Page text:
Menstrual equity and period poverty are two incredibly important issues that aren’t talked about enough. In this episode, we take a look at issues of accessibility when it comes to menstrual hygiene and how we can take steps forward to make sure everyone can have a safe and happy period.
Referenced in this episode:
- ACLU: The Unequal Price of Periods
- State of the Period by Thinx/Period.org
- American Medical Association: Why stigma prevents treating menstrual hygiene as essential
- Period Equity
- Code Red Collective + GoFundMe
- MA Menstrual Equity Coalition – I AM Bill
- Women’s Voices on Earth
- Thinx period underwear – $10 off your purchase
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Do you have menstrual privilege?
Think about when you get your period. If you’re tracking your cycle with the Fertility Awareness Method, maybe you start your day by taking your temperature, and you see the temperature shift back down to let you know that it’s coming soon.
Then you get your period. If you’re lucky, you find out by wiping after you go to the bathroom, but if not, you might find out by the stain on your underwear — or worse, it’s leaked through to your clothes.
Then you contain it somehow. Pad, tampon, menstrual cup, menstrual disc, period underwear — we’re lucky to have lots of options.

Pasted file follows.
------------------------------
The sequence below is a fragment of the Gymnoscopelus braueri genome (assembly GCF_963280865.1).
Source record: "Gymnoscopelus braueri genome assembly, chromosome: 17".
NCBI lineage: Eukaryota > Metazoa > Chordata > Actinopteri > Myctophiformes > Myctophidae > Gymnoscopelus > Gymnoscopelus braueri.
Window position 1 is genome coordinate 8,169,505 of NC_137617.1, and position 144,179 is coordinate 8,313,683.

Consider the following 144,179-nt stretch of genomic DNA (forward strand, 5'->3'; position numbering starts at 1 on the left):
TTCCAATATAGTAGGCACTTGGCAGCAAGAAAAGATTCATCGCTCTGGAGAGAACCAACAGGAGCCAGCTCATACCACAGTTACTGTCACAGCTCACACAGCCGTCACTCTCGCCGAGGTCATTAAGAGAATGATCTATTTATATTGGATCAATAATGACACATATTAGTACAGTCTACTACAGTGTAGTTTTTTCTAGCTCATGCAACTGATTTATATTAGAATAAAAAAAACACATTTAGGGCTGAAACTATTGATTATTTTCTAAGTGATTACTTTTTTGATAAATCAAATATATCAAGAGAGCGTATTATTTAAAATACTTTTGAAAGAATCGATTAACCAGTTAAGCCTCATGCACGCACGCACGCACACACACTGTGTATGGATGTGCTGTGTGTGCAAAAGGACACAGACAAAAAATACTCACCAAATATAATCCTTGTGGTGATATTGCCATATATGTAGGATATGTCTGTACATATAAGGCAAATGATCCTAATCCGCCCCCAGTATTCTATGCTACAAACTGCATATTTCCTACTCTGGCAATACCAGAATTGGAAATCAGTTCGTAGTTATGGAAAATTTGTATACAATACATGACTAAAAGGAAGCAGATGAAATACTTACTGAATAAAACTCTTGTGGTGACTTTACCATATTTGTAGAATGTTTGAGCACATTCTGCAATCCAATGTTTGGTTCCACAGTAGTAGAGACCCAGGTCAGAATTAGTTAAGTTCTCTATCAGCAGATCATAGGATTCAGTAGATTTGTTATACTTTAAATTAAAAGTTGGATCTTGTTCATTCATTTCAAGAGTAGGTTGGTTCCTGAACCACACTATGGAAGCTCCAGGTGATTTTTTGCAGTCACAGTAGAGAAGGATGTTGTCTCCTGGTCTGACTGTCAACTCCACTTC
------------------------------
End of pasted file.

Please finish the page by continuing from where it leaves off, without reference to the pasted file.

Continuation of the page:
Then you manage it. You use several pads or liners or tampons, you have multiple pairs of period underwear, you have a safe place to wash out your cup or disc. If you have to cramp maybe you take herbs or a pain reliever. If you’re fatigued, you take a nap. If you’re craving some food, you go and eat that food.
Despite menstruation being a natural part of life that we can’t control, every sentence that I just said carries some privilege with it. Simply being able to menstruate can be a privilege in itself because it’s an indicator of your overall health.
Menstrual equity is a human rights issue
There’s privilege in being able to track your basal body temperature, having the knowledge about the Fertility Awareness Method, being able to wash the clothes that you might bleed on and in a timely manner, having a change of clothes if you happen to ruin something by leaking onto it, being able to afford menstrual products — an adequate amount of them and good-quality products — even the volume of your flow can be a privilege if you can afford to contain it.